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Weld the crack with ni rod, grind it level, run a descaler over the welded area to give it that casting texture look, paint and then bolt it back on.  

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Yes  Ed,  my  mistake, I  thought  the  Series 80  was  a duel valve 6, now  I  know its  a straight 6.. Please  forgive  me , I  am a Hupp  Guy.

 

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2 hours ago, Joe in Canada said:

Weld the crack with ni rod, grind it level, run a descaler over the welded area to give it that casting texture look, paint and then bolt it back on.  


Nope, won’t work. 

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I've owned a 1925 S80 sedan since 1994, and owned a S80 coupe for 21 years, so for once I may have more info than Ed...  🙂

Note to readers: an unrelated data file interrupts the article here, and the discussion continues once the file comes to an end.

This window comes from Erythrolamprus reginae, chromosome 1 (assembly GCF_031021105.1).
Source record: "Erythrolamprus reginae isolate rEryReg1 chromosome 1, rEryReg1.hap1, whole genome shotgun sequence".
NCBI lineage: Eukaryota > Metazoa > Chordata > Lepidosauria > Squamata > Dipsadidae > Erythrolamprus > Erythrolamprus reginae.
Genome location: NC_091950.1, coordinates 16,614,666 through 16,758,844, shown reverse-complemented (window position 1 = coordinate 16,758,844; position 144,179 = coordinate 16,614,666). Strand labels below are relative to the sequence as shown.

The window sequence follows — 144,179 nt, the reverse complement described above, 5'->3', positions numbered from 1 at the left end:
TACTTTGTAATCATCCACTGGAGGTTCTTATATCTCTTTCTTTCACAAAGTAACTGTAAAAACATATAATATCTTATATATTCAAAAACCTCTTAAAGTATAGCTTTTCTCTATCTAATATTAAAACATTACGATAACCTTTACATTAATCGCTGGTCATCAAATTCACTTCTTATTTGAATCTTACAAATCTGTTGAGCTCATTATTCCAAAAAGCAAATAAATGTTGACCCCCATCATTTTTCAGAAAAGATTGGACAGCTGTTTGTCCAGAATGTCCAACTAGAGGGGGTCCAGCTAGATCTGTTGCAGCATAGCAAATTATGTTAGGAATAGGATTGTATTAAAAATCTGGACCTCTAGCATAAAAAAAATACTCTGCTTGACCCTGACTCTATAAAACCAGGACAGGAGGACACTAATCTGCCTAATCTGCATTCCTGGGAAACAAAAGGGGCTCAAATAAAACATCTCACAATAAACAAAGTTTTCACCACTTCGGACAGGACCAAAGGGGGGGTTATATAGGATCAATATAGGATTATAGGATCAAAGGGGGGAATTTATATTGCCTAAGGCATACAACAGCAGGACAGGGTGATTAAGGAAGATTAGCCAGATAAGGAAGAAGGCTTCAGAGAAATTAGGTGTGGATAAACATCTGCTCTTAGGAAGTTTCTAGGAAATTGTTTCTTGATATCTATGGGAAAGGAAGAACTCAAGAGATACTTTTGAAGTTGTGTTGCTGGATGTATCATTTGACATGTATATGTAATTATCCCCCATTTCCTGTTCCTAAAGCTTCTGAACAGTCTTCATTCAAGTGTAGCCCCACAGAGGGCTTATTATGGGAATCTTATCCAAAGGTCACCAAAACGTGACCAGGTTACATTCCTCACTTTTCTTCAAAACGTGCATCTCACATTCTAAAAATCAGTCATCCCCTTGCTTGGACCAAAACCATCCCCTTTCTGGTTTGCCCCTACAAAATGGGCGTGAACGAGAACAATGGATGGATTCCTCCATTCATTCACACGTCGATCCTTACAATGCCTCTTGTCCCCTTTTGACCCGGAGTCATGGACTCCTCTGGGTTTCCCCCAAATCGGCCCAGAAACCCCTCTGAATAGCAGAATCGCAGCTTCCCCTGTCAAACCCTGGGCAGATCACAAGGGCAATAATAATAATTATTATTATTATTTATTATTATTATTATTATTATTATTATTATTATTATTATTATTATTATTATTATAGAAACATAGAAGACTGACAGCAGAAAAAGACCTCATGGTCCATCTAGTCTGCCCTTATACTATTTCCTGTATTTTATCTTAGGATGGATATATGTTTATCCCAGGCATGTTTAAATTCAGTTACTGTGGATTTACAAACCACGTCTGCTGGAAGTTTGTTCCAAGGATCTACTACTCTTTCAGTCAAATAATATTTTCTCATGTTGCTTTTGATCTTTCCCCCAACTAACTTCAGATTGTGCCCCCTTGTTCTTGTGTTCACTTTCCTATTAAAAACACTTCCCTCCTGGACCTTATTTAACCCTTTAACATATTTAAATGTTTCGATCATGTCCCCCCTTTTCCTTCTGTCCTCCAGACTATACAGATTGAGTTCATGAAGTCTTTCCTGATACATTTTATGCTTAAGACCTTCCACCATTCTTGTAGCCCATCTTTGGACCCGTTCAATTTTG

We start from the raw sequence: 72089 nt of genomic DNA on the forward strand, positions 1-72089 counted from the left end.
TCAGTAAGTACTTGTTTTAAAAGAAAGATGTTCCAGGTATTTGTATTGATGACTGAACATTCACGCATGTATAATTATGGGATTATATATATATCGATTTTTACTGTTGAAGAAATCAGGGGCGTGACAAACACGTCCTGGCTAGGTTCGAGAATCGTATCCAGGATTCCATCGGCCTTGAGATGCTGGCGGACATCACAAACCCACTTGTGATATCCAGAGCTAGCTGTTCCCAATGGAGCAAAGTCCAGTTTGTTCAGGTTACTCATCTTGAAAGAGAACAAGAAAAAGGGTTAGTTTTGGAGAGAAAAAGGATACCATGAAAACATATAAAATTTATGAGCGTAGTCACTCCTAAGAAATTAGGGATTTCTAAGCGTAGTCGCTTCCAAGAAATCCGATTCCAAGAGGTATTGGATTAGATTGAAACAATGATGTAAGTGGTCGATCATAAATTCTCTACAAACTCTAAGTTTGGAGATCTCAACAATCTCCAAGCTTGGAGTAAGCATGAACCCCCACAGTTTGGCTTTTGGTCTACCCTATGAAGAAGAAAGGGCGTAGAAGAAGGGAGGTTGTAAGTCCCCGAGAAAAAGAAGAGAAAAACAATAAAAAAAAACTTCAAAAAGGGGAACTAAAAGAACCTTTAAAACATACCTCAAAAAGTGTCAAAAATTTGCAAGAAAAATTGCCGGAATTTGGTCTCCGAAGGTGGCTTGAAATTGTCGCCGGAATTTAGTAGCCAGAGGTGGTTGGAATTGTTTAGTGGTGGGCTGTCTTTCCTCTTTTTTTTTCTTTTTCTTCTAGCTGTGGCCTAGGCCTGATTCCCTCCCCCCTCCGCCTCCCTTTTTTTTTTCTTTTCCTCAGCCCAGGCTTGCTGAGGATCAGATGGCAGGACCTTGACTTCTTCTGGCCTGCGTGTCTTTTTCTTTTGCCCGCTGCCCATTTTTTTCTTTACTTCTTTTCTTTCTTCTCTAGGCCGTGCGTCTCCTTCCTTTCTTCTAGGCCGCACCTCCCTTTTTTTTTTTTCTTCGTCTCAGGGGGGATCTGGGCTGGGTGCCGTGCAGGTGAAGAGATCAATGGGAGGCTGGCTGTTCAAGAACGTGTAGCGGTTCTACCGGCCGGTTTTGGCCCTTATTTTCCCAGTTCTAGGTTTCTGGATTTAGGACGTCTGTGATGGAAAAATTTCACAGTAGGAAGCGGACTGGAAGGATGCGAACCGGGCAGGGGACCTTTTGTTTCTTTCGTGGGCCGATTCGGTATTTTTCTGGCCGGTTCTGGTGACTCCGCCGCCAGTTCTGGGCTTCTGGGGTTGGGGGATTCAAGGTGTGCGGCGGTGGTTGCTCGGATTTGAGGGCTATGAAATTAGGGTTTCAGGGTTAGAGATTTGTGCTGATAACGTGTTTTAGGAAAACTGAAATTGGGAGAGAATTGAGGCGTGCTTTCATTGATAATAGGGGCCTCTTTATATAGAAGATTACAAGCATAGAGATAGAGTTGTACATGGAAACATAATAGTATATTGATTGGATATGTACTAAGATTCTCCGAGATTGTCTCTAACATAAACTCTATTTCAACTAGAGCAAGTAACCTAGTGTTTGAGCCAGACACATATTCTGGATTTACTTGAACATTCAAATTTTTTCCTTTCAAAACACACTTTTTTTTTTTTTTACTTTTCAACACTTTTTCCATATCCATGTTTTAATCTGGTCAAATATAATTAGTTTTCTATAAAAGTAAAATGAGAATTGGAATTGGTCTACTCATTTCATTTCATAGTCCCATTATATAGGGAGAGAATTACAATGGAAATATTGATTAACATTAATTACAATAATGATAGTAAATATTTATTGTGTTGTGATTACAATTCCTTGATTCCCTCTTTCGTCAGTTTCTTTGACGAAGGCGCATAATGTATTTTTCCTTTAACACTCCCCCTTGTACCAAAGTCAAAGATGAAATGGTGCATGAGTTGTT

Heads can be pinned (Lock-n-Stitch method, see their website), depending on where they are cracked.  Heads are tough to find, as Ed says, about $750 for an uncracked one.  A design defect, if you will, is that these heads from the factory had (arguably) a too thin mating surface to the head gasket--and we should expect that heads have been planed during valve jobs at least some times over the years, with the effect that the mating surface becomes very thin and not good at heat dissipation. On these engines, it is essential to spend an hour of tedious work with a dental pick removing the crud buildup where the studs exit the deck BEFORE installing a new head gasket.